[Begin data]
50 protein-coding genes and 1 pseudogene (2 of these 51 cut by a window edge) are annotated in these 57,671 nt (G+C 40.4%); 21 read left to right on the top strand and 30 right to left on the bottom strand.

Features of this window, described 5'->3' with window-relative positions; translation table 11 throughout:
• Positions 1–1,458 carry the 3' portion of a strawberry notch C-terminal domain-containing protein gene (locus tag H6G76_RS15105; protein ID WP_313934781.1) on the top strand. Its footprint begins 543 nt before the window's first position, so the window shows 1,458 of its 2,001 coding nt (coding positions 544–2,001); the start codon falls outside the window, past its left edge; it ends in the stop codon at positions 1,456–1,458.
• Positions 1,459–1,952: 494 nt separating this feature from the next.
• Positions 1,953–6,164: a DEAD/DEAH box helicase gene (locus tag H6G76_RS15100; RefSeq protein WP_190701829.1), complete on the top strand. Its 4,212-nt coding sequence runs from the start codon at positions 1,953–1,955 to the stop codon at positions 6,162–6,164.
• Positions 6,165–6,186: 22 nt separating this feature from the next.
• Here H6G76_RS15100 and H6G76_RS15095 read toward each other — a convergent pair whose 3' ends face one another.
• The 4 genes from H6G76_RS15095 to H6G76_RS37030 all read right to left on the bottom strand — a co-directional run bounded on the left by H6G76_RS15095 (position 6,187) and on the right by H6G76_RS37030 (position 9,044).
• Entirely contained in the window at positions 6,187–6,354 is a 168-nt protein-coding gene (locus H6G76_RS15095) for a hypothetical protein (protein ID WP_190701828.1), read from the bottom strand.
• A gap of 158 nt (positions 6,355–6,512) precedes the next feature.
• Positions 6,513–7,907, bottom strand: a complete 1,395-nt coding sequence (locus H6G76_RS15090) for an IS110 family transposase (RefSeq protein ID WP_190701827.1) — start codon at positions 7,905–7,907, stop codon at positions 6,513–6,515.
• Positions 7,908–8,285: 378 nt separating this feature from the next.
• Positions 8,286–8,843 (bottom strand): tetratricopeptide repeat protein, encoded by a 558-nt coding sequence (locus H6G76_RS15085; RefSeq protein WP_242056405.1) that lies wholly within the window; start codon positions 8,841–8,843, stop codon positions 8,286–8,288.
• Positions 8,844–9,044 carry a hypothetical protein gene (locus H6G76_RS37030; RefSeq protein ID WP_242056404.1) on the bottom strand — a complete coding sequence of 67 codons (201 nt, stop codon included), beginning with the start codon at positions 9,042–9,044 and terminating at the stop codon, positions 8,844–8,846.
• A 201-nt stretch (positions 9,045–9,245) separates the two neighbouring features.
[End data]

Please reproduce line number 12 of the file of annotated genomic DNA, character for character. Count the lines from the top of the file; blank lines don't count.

• Positions 7,908–8,285: 378 nt separating this feature from the next.